#643 Fahrenheit

Posted: 4th February 2021 by Jeroen in Games
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928th played so far

Genre: Adventure
Platform: Xbox/PC/Playstation 2
Year of Release: 2005
Developer: Quantic Dream
Publisher: Atari Inc

Fahrenheit or Indigo Prophecy is another game in video game auteur David Cage’s list of works, which would be followed by Heavy Rain and a bunch of non-list games that are similarly acclaimed.

Now, with the events of the past few years, I feel I can’t just start that without mentioning the issues surrounding the studio, with a sexist and racist culture at its core. These are somewhat alleged, but there are certainly issues here, including some content that slipped through the net in some games – some may know what happened in Beyond: Two Souls. Now, there is a matter, sometimes, of separating the art from the artist, but as we’ve seen with the Tom Clancy games, it can often feel like their views slip through regardless.

Our Thoughts

The tutorial of this game feels like it’s almost unnecessarily trying to push that edginess in the way it sets itself up, down to explaining how it has a mood meter and if you get too sad, you’ll apparently commit suicide. I mean, that might make some thematic sense for some characters and scenes, but it’s clear they’re just trying to set a tone that feels unnecessary.

The mood system itself is interesting, as it’s a bar that carries through scenes that you need to manage. It’s usually plot events that make it worse that you need to handle, while exploring and doing other things help make up for those losses a lot of the time – even just something like drinking some water. It’s a good way to reward exploration and experimentation. So far it didn’t seem that difficult to maintain it either.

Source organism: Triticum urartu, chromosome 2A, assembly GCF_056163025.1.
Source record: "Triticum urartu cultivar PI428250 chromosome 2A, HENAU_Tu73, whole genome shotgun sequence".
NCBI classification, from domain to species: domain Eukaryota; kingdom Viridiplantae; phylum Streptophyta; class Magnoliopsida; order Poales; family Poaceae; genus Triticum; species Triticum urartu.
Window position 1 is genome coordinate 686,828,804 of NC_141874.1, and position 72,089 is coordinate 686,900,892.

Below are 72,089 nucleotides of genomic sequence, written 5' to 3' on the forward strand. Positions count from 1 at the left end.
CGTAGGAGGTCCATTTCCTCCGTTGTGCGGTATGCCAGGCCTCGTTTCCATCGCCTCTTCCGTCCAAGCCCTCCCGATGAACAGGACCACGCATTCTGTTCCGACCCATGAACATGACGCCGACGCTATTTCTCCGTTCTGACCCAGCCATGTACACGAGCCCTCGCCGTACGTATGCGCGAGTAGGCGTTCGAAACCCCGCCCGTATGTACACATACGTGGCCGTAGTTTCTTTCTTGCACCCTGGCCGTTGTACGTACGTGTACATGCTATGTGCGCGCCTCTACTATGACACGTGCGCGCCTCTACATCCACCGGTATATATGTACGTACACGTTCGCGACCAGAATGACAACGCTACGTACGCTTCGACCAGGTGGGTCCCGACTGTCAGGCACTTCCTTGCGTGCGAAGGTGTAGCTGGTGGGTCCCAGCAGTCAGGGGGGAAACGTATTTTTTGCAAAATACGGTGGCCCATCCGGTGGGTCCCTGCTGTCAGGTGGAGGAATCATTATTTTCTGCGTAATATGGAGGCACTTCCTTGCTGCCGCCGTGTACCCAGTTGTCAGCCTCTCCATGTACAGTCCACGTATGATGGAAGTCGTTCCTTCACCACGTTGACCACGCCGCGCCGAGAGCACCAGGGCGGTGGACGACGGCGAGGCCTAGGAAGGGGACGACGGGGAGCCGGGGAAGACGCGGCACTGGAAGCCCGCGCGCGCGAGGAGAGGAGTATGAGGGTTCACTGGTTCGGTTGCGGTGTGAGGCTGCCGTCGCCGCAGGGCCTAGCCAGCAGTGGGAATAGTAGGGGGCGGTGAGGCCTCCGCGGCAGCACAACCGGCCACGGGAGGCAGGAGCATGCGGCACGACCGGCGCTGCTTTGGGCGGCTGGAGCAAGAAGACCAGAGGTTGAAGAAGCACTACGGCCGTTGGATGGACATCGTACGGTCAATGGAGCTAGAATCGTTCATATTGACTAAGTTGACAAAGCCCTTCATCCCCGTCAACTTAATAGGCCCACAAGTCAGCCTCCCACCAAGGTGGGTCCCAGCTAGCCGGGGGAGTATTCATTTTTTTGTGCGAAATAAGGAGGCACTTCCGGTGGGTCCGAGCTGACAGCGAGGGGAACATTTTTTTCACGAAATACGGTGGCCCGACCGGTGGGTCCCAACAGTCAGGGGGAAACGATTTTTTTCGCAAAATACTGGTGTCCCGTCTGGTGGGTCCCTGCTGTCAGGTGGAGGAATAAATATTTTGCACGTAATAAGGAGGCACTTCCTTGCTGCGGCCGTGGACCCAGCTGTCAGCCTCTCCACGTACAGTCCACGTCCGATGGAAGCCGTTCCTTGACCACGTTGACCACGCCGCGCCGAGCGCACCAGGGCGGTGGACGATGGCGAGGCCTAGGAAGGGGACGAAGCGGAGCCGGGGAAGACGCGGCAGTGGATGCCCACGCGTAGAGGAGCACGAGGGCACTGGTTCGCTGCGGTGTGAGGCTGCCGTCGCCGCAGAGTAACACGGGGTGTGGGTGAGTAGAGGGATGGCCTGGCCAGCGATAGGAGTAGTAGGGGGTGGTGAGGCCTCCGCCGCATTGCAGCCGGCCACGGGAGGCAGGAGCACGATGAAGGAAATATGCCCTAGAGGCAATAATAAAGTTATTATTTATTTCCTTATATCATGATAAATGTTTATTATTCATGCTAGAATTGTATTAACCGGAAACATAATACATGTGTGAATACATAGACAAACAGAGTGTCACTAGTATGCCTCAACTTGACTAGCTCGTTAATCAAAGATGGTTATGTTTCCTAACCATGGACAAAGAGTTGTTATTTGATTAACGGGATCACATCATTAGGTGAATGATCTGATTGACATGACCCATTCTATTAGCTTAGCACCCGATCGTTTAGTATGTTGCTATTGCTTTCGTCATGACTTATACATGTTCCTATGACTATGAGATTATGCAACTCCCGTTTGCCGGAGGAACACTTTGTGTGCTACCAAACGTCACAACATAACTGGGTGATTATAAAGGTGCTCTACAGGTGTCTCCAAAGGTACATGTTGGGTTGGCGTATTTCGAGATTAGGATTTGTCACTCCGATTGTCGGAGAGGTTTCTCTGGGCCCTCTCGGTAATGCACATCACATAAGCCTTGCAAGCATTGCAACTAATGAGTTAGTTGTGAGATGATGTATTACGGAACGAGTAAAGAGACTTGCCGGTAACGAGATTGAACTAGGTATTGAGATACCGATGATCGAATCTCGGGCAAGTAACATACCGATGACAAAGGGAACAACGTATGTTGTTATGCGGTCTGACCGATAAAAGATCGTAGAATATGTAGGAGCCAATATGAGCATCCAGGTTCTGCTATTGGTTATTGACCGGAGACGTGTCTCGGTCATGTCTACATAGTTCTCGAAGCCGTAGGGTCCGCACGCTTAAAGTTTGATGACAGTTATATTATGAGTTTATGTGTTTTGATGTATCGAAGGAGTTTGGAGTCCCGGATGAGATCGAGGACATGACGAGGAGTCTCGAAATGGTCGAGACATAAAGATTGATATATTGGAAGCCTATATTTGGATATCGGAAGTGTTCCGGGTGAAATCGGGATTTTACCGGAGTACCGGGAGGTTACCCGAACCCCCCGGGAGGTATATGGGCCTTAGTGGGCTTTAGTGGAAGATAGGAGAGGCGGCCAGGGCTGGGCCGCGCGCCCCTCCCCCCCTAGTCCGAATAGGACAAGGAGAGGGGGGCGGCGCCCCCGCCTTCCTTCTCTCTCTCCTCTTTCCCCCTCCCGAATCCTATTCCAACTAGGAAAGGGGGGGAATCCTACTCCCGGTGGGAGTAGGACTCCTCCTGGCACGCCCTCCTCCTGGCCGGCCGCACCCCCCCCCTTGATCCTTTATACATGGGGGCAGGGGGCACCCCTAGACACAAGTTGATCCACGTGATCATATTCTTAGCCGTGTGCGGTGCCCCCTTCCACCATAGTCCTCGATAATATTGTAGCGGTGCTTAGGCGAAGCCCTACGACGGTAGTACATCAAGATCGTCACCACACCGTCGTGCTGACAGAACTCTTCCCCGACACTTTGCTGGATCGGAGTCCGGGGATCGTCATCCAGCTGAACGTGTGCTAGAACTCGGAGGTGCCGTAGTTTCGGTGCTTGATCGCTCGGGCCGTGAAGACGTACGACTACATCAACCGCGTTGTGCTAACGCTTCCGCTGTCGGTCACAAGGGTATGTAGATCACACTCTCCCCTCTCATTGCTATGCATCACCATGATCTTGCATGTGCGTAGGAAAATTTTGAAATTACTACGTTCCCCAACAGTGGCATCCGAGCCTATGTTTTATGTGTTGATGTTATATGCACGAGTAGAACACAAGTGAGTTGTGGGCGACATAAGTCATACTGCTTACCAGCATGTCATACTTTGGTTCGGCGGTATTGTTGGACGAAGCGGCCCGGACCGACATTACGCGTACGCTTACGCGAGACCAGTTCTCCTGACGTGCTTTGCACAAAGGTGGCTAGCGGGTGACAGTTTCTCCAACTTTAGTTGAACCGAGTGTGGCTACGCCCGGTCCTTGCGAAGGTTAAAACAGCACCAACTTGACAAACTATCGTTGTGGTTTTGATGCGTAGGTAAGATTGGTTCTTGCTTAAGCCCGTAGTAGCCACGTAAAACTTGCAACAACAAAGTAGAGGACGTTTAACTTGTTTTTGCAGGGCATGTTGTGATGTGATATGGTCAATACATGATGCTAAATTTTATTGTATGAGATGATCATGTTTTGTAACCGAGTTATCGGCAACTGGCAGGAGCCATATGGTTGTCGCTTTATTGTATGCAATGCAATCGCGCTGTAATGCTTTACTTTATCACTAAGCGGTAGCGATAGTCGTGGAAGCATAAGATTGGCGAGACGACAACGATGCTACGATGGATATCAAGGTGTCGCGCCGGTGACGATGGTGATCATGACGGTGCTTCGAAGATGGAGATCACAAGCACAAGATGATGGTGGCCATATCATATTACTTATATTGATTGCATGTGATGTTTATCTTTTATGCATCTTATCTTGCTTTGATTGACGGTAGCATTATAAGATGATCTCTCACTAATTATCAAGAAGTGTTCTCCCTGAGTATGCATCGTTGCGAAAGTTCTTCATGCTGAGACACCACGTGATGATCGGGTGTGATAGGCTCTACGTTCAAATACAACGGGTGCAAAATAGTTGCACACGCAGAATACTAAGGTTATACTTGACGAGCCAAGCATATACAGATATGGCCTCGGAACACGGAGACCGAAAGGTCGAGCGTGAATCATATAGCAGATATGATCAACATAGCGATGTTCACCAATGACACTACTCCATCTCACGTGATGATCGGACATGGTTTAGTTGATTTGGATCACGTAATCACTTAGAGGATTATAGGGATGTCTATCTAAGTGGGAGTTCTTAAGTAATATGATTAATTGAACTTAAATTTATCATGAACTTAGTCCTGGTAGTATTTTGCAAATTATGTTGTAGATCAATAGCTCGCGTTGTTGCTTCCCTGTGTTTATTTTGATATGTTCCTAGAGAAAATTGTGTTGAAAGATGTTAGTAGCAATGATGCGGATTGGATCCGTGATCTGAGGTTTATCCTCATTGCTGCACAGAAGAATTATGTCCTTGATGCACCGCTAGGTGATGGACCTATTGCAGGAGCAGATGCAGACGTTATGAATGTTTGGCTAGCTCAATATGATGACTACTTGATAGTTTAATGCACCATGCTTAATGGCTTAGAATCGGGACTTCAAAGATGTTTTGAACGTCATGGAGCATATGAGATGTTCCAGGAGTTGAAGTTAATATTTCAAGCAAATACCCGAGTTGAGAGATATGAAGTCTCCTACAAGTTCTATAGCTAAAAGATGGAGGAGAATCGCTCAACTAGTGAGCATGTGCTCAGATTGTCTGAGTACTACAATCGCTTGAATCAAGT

After that, Fahrenheit‘s structure isn’t too dissimilar from Heavy Rain, in that you control different characters as you move through the plot, the different viewpoints of the characters combining to tell a single story. In this case, it’s the story of two police officers and the murderer they are chasing, which works well as the core whodunnit mystery isn’t there, but it’s more about how they deal with their actions and how it comes across to the officer. There are of course more complex forces at work, but it is an interesting tale.

Sadly, the control don’t help as much. By 2005, we knew that tank controls aren’t great and they really get in your way here – as even Resident Evil 4 had started to figure out by this point. The fact that it’s still here is one of those annoyances that detract from the game. Similarly, there are plenty of ‘mini games’ to go through and while I guess it added a bit of variety, I wish the game had the confidence to trust its story. I was happy enough to play through the adventure without having those elements in to keep my attention.

Final Thoughts

As you’d expect, Fahrenheit creates a compelling story with plenty of mysteries to go through while creating interesting characters. I wish it didn’t have the mini games or attempts to be edgy, as it feels like the game don’t need them, and the controls still feel off, but the core of the game here is good.